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How many goats is too few?

Two goats

I've learned a lot from Artemesia's case of (probably) listeriosis. With 20/20 hindsight, I wouldn't have bred a goat who wasn't in peak health. I would have paid more attention when extra rations weren't enough to get her weight back on. And even though a fecal exam suggests worms aren't implicated after all, I definitely could have dosed our doe with B vitamins and perhaps some with other supplements as well to get her back on track early on.

House goat

But the biggest lesson learned is that two goats really might not be enough goats. Goats are herd animals, and I wonder whether having only her daughter around isn't a low-level stress that cuts into Artemesia's peace of mind.

More troubling is the question of what would have happened if Artemesia really had died. Aurora seemed to be independently content to stand atop her stump in the pasture while her mother circled for hours in the barn. But as soon as I led Artemesia out of the doeling's vicinity to warm her up by the fire, our littlest goat descended into a crying mass of "I'm alone and the world is awful!" Without her mother, we would have been stuck finding an emergency goat friend or giving Aurora away (tough when her mother had died of a possibly infectious illness) ASAP.

Honeysuckle leaves

Something to ponder if Artemesia bounces back and pops out a girl kid or two. In the meantime, though, my attention will remain riveted to the new leaves on the honeysuckle vines, which are providing such excellent goat fodder during Artemesia's rebound.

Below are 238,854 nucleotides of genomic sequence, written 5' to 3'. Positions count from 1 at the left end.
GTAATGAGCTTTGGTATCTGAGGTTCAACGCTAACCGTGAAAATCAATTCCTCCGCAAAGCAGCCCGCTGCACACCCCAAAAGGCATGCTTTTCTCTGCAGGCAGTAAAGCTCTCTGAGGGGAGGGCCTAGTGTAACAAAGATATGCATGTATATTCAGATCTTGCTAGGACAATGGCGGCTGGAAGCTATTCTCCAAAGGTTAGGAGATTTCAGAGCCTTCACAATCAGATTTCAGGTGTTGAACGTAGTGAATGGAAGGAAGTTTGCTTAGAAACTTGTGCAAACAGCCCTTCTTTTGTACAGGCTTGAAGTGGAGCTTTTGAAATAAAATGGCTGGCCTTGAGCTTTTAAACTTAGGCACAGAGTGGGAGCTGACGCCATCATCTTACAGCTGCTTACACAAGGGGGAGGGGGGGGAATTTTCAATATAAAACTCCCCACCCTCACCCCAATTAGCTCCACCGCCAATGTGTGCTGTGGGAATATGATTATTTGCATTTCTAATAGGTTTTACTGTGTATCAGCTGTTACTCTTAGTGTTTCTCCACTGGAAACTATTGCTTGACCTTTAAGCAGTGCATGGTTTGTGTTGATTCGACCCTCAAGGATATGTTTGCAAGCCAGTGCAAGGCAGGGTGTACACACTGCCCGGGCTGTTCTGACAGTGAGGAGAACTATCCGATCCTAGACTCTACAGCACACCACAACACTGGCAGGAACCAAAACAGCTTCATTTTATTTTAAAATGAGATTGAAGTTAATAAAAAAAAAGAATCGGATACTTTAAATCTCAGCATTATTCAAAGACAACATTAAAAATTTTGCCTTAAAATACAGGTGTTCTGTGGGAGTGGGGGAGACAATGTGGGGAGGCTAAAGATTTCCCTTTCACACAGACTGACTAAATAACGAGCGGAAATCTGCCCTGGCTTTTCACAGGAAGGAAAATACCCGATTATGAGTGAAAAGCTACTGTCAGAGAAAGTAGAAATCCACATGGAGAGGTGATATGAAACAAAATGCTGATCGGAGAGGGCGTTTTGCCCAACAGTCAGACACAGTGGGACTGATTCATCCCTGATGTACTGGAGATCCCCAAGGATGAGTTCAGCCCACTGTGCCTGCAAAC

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would supplemental feeding with small amount of commercial goat feed prevent this from happening? goat feed would have all nessary vitamin and minerals needed to keep them healthy, and not need to give them shots.

I am sure the place where you get chicken feed would sell goat feed

Comment by ralph Fri Feb 10 07:50:57 2017

If you simply must have more goats (personally can't understand that) but don't want the hassle of pregnancy and milking (definitely can understand that), castrate any males born and keep them as herd companions, or as I like to call them "Emergency rations if another superquake comes."

They don't need special rations since they aren't pregnant or milking. They don't stink like uncut bucks. They are generally very docile. Apparently they live forever too. Mine are still cavorting around like kids after 12 years.

Like all goats they will escape and eat your fruit trees and every garden crop but tomatoes.

Love my goats, will never ever ever ever get more.

Comment by Eric in Japan Sun Feb 12 19:59:44 2017